How do we explain the German government’s obsession with debt and its failure to learn the policy lessons of the eurozone crisis, when the turn to austerity through rapid deficit reduction brought anaemic growth and the rise of populism? Why has Germany not moved away from its pre-pandemic preference for fiscal restraint to embrace ‘internal revaluation’—boosting domestic demand to rectify the eurozone’s structural imbalances—or EU-level fiscal redistribution via common debt?
Possible explanations include the inertia generated by ordoliberal ideas and a ‘stability culture’ blinding German policy-makers to alternatives to fiscal consolidation, as well as German companies’ resistance to a ‘revaluation’ which might deprive them of their competitive advantage in the single market, given Germany’s export-oriented growth model. But Germany’s position fails to recognise the economic risks of a return to restrictive fiscal rules without any EU-level investment facility, including the fact that Germany depends on flourishing neighbours for robust exports—China will soon have its own ‘Ch(m)ercedes’. Moreover, Germany ignores the political risks related to any return to austerity in the guise of fiscal stability, likely only to ignite further populist contestation.
Democratisation and decentralisation
Whatever the outcomes of the reform of the fiscal rules and EU-level debt initiatives, the turn towards industrial policy and investment entails an enhanced role for state actors at the EU and national levels, with public entrepreneurs devising industrial strategies to revive economies and invest in the future. NextGenerationEU and the RRF are clear examples. The European Semester has had an important role, given its elaborate architecture for co-ordination, but it remains a technocratic exercise largely concentrated in the executive branches of member states in co-ordination with the commission. Although in the NRRP context it appears to have worked well, it has reinforced centralising tendencies between the commission and national capitals. The European Parliament and national parliaments have had little input and the same goes for the social partners and civil-society actors.
Given the NRRP experience and the possible eventuality of a more permanent EU-level investment fund, national planning processes must be not only democratised but decentralised. Democratisation means reinforcing the role of national parliaments in vetting national plans while ensuring broad social participation. Decentralisation involves enhancing involvement of all stakeholders—employers, unions and other non-governmental organisations—at regional and local levels. This is not only to ensure that industrial-policy initiatives are appropriately targeted and most effective but also to guard against clientelism and corruption. Together these would promote national ownership while helping to combat populist claims to be the only alternative to EU ‘technocracy’.
The commission should also consider democratising the EU planning process by opening up dialogue with all stakeholders on its goals for industrial policy. Such a ‘grand industrial strategy dialogue’ could generate overall goals and targets for greener investment and more society-driven digitalisation, while tackling social inequalities and promoting the EU’s ‘strategic autonomy’ or economic ‘sovereignty’. This could build on the economic and monetary dialogues regularly organised by the parliament with EU executive actors. But it would need to be more inclusive with regard to civil society and citizens—arguably on the model of the Conference on the Future of Europe—and more ambitious in terms of setting objectives for sustainable and equitable growth.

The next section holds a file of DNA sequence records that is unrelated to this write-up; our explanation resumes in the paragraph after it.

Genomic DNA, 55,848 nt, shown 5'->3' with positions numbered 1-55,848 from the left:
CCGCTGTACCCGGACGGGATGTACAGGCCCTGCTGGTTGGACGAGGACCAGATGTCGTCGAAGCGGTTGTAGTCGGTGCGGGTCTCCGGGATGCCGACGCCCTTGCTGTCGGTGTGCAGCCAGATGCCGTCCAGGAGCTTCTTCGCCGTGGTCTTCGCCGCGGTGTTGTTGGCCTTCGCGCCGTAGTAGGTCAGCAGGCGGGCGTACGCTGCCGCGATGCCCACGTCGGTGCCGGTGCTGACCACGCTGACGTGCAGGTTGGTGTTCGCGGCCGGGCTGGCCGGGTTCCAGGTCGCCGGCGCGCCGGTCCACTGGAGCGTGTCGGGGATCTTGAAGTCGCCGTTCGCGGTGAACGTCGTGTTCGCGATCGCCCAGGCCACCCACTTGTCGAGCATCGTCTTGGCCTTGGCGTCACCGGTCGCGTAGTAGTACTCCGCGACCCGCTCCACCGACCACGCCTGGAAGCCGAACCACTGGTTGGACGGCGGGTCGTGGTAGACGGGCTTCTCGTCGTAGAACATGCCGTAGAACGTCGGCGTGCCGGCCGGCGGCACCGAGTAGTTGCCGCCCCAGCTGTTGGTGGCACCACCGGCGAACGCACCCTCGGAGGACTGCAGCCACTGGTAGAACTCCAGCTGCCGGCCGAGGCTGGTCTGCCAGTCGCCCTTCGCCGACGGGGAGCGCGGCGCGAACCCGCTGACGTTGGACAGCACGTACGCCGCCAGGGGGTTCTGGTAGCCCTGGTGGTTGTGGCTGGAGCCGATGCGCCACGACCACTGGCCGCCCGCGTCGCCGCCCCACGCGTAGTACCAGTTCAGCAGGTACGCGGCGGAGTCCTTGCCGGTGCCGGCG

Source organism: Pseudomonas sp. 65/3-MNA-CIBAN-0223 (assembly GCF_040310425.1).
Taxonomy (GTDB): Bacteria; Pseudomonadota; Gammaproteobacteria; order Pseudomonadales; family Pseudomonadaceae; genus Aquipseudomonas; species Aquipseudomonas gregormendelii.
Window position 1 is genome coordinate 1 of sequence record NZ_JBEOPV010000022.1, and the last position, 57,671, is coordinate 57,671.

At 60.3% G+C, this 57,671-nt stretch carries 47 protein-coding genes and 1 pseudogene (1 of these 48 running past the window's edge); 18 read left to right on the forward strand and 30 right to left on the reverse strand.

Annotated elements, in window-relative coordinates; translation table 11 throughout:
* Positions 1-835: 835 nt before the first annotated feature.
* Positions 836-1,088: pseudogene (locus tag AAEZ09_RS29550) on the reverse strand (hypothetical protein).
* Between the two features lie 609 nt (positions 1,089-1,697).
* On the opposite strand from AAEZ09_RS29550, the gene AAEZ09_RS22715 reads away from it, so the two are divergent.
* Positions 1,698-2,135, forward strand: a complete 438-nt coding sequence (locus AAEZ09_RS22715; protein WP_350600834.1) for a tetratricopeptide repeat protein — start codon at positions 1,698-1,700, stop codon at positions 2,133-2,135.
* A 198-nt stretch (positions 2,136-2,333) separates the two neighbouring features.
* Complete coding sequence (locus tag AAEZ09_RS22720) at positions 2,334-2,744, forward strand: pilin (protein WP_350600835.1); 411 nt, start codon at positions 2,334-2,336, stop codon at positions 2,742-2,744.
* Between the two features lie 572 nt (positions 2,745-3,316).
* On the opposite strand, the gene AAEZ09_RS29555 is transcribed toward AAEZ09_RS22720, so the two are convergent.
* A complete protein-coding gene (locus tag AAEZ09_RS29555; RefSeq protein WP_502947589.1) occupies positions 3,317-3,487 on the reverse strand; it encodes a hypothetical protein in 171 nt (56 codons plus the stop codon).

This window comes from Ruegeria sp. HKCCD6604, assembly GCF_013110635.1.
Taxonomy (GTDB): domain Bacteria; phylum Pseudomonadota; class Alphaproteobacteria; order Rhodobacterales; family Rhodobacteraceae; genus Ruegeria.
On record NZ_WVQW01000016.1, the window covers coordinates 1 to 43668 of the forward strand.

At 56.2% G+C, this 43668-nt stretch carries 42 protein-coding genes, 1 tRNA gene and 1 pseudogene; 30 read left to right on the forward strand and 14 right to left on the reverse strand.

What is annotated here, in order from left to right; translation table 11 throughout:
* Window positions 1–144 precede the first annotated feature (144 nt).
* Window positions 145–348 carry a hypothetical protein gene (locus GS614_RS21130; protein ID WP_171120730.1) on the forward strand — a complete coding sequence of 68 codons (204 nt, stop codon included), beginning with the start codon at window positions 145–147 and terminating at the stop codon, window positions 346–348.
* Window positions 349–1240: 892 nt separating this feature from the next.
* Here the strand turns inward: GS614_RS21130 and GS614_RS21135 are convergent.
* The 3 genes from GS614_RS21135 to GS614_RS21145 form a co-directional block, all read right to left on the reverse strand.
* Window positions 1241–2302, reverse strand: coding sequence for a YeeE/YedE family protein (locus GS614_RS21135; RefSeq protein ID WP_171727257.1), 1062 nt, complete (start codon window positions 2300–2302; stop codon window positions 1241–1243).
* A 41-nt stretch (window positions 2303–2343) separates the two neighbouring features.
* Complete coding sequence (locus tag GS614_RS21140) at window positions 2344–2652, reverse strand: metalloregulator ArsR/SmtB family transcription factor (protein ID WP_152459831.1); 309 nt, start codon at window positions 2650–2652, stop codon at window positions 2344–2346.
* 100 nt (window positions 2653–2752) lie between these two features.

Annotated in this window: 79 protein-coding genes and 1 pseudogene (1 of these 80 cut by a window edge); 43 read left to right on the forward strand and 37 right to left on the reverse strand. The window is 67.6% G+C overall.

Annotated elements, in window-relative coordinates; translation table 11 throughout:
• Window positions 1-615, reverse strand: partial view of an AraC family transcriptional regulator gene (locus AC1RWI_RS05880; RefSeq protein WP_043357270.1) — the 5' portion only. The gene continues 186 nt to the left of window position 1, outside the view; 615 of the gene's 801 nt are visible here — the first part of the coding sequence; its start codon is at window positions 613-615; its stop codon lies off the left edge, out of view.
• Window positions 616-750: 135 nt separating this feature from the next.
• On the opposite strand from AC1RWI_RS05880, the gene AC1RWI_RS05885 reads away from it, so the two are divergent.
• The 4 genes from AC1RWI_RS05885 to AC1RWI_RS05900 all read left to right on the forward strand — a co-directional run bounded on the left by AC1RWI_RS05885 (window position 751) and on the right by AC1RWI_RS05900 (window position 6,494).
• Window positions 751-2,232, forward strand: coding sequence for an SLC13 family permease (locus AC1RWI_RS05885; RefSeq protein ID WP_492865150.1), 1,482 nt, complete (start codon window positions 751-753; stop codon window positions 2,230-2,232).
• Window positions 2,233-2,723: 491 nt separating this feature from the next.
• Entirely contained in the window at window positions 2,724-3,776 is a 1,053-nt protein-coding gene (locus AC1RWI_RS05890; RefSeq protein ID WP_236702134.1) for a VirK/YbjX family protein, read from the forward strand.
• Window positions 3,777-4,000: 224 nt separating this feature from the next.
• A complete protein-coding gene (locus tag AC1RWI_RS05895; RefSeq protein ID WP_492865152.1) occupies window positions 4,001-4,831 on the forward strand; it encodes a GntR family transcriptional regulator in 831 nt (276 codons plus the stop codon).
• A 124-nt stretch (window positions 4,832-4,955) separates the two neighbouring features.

More inclusive EU-level dialogues, accompanied by a more bottom-up approach to national planning in the European Semester—in particular if supported by permanent EU-level investment—are likely not only to promote better economic performance but also enhance political legitimacy. At the national level, they would help to counter the populist drift in many countries, which would certainly be fuelled by any return to austerity. At the EU level, moreover, they would allow for more democratic deliberation about goals for sustainable and equitable development.
At a crossroads
The EU is at a crossroads. Will it come up with a unified commitment to invest in the union’s future, including new industrial-policy and investment vehicles to combat climate change and social inequality while responding to the security risks it faces? Or will it at best muddle through, returning to a slightly modified version of the fiscal rules and leaving the member states to their own devices? The only correct answer entails recognising the interdependence of European economies and the need for solidarity—in particular in a political context of populist contestation of liberal values and democracy.
EU economic governance needs to be democratised and decentralised, with enhanced roles for the European and national parliaments, given the redistributive function of EU-level fiscal capacity, and with more bottom-up involvement of social partners and citizens at local, national and EU levels. Dialogues should be opened up between EU institutional actors and all stakeholders on general industrial strategies as well as macroeconomic targets. This would democratise and legitimise economic governance, replacing numbers-targeting rules.
A version of this essay appeared in EconPol Forum, CESIfo
Vivien A Schmidt is Jean Monnet professor of European integration in the Pardee School at Boston University and honorary professor at LUISS Guido Carli University in Rome. Her latest book is Europe’s Crisis of Legitimacy: Governing by Rules and Ruling by Numbers in the Eurozone (Oxford University Press).